Random Drug Testing of Students Proving To Be a Popular Idea
Drug testing of students appears to be gaining momentum on several fronts across the country.
The Miami-Dade County school board this month approved with modifications a pilot program in which any high school student could be randomly chosen for drug or alcohol testing. Some critics dismiss the program as symbolic because students must give their consent to be tested, but it is spurring consideration of similar policies elsewhere.
Last week, Lt. Gov. Gray Davis of California, who is seeking the Democratic nomination for governor, called for public schools to adopt random drug testing of students when parents agree.
Meanwhile, a federal appeals court this month upheld the constitutionality of an Indiana district's random drug testing of students who participate in any extracurricular activity.
The Rush County, Ind., program goes beyond the drug testing of student athletes upheld by the U.S. Supreme Court in its 1995 decision in Vernonia School District v. Acton.
'Feel Good' Policy?
In Florida's 342,000-student Miami-Dade County district, the nation's fourth-largest school system, the board last fall approved the development of a drug-testing program. The initial plan, which called for random testing of high school students whose parents consented in advance, met with objections from the American Civil Liberties Union of Florida.
The program approved 7-2 by the school board on Jan. 14 still requires parents' advance consent, but it also provides students the right to refuse to be tested.
The board allocated $200,000 for the pilot program, which is expected to cover random tests of about 5,000 of the district's 83,000 high school students.
Once a student is chosen, the district will notify his parents and ask them to take the student to a designated testing facility within 24 hours. Only parents will learn the results of the test. The district will not be notified, and students who test positive will face no discipline from the school.
One Miami-Dade board member who voted against the program criticized it as a "feel-good policy."
"It's a public relations ploy," board member G. Holmes Braddock said during the meeting.
Andrew H. Kayton, the legal director of the ACLU of Florida, said the program was little more than a "symbolic gesture" that would not help combat illegal drug use.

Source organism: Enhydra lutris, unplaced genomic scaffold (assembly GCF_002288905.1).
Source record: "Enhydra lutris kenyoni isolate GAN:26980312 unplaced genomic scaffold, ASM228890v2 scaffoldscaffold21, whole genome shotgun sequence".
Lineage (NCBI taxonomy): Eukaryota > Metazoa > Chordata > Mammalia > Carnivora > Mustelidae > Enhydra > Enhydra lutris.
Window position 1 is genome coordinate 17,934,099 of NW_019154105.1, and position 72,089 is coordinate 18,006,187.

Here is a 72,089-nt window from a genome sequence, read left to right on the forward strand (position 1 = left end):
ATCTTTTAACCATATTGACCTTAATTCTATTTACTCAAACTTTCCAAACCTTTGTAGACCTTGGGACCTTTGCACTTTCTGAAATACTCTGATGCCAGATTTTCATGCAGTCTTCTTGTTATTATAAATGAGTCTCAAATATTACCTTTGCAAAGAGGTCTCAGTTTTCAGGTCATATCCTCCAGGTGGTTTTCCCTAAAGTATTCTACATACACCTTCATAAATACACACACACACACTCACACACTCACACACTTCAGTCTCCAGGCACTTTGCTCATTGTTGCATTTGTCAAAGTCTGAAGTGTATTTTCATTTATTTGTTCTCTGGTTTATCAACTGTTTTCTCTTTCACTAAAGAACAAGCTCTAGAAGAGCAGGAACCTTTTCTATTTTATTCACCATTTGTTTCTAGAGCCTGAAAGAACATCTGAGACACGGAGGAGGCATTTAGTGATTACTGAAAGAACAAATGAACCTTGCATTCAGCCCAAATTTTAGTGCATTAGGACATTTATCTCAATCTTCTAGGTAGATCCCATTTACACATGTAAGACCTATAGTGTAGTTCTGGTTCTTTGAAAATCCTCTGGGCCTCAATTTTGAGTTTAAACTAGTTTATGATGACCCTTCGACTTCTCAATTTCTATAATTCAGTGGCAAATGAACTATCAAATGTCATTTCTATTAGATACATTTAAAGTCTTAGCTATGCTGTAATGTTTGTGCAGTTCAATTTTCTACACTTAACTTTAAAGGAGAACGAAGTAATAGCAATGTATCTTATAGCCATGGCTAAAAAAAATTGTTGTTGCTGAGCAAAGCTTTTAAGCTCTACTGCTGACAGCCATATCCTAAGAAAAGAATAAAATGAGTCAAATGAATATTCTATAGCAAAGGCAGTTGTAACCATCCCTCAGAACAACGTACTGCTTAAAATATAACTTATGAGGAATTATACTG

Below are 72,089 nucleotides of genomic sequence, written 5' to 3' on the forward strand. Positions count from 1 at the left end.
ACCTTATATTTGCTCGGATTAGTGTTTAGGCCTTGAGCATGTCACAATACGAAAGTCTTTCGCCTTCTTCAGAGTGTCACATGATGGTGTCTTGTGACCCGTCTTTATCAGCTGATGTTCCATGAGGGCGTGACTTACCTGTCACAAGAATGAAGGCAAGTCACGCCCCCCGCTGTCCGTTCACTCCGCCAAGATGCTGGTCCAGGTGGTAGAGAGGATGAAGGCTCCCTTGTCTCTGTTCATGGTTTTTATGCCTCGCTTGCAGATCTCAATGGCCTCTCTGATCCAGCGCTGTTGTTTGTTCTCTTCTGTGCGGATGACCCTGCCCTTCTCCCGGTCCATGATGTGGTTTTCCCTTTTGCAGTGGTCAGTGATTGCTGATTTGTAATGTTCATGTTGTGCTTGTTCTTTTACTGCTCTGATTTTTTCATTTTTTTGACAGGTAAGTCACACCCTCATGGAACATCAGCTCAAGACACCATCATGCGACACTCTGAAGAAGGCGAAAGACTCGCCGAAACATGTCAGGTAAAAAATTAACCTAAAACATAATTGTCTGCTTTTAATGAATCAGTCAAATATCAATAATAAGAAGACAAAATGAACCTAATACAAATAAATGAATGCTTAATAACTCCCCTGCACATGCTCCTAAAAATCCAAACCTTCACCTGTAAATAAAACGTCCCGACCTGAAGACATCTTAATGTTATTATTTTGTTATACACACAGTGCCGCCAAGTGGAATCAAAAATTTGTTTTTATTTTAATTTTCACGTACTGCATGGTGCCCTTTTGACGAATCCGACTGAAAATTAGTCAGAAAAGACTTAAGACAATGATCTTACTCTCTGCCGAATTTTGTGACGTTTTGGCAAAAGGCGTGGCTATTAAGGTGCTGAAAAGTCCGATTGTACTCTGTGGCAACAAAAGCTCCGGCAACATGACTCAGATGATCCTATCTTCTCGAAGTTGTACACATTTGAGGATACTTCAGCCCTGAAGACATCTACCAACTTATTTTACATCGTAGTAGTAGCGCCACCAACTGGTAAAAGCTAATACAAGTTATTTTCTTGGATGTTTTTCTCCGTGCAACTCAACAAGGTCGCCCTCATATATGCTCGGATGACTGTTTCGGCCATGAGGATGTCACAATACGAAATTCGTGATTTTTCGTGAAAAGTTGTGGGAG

But an aide to the school board member who proposed the policy defended it by saying it will give parents whose children refuse to be tested an alarm that the students may be using drugs.
"The students know that at any time their parents could pick them up after school and say, 'Guess what? I was called today by the school and you are being tested this afternoon,'" said Luis Martinez, the aide to board member Renier Diaz de la Portilla.
The Miami-Dade testing program could begin sometime in March, Mr. Martinez said.
Legal experts believe the number of districts that have student drug-testing policies remains relatively small. But the Supreme Court's 1995 Vernonia decision motivated many districts to at least consider testing of student athletes.
In the 6-3 Vernonia ruling, the court cited student athletes' status as role models and their need for physical well-being in upholding the Vernonia, Ore., district's policy of random urinalysis. The court also held that the district's policy was justified by a perceived increase in drug use by some student athletes.
Since the ruling, a number of districts have adopted testing programs that include all students who participate in extracurricular activities. Indiana's 2,800-student Rush County district adopted such a program in 1996.
Parents of several children who had participated in the Rush County High School library club, the Future Farmers of America, and as an aide to the football team refused to consent to the testing program. They challenged the program as a violation of the Fourth Amendment's prohibition against unreasonable searches.
A federal district court ruled for the school district, and the U.S. Court of Appeals for the 7th Circuit upheld the ruling on Jan. 12.
A three-judge panel of the appeals court ruled unanimously in Todd v. Rush County Schools that drug testing of all extracurricular participants was a reasonable extension of the Vernonia ruling regarding athletics.